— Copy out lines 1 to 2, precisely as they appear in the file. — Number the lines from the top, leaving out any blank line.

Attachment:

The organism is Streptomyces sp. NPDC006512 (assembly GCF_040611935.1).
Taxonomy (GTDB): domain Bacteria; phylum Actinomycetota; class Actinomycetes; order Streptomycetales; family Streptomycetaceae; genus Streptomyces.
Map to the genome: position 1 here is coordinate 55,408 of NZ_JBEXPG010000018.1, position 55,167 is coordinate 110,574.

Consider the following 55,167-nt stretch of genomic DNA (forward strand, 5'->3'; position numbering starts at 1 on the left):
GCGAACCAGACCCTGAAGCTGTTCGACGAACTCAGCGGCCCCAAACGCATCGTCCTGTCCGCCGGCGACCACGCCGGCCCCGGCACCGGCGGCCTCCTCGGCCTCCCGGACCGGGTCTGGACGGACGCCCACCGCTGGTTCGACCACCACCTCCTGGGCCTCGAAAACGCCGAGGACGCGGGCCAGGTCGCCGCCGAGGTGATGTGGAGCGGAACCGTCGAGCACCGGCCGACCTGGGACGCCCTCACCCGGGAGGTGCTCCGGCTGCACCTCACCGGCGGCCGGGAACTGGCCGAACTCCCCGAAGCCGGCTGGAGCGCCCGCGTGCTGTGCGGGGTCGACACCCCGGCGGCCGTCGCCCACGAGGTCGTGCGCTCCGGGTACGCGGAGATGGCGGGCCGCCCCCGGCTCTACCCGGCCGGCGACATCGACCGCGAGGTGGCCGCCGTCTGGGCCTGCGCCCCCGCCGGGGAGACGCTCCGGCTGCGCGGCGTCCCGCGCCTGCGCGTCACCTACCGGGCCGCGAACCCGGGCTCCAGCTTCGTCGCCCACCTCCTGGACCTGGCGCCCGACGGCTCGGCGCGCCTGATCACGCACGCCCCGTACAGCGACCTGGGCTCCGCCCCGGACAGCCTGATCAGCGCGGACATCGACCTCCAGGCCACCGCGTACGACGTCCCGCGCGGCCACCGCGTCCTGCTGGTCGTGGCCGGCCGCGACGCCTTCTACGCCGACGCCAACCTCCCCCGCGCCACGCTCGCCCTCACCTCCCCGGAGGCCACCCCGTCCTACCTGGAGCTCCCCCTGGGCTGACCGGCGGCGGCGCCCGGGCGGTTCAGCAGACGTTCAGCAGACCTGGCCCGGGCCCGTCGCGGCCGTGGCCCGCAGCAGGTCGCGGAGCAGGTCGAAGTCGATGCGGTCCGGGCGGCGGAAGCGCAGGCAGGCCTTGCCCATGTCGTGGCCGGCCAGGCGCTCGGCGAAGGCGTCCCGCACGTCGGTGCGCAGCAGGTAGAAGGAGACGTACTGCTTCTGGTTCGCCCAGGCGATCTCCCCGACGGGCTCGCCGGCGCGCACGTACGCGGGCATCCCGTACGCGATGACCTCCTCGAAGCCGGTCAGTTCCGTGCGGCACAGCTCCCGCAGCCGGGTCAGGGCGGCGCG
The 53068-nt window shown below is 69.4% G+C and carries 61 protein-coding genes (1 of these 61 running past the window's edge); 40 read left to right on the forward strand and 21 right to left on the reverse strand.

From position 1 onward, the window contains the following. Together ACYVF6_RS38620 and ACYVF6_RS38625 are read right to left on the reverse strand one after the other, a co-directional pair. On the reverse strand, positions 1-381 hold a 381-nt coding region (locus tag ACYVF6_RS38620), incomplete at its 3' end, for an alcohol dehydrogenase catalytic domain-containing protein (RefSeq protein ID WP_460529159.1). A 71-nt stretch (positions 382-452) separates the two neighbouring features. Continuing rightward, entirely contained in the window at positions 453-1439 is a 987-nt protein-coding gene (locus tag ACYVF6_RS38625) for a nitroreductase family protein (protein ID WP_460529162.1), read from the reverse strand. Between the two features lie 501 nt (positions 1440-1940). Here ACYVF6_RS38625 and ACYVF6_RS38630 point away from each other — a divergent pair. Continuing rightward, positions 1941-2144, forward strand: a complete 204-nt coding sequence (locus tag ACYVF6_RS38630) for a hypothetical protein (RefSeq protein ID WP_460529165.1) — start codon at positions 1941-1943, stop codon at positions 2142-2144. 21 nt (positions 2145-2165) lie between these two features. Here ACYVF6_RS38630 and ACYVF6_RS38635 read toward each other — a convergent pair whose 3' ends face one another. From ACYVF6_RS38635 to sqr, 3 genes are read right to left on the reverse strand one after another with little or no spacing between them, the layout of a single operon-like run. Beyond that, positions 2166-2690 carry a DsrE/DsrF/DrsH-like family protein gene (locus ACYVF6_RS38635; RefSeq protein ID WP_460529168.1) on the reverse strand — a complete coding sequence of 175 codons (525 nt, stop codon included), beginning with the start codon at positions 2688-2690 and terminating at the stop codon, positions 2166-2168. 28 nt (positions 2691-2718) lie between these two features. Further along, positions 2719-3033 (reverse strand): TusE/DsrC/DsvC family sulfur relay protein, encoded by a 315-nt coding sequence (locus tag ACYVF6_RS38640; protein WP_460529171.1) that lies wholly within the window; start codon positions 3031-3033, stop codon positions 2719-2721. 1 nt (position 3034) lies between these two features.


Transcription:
The organism is Streptomyces sp. NPDC006512 (assembly GCF_040611935.1).
Taxonomy (GTDB): domain Bacteria; phylum Actinomycetota; class Actinomycetes; order Streptomycetales; family Streptomycetaceae; genus Streptomyces.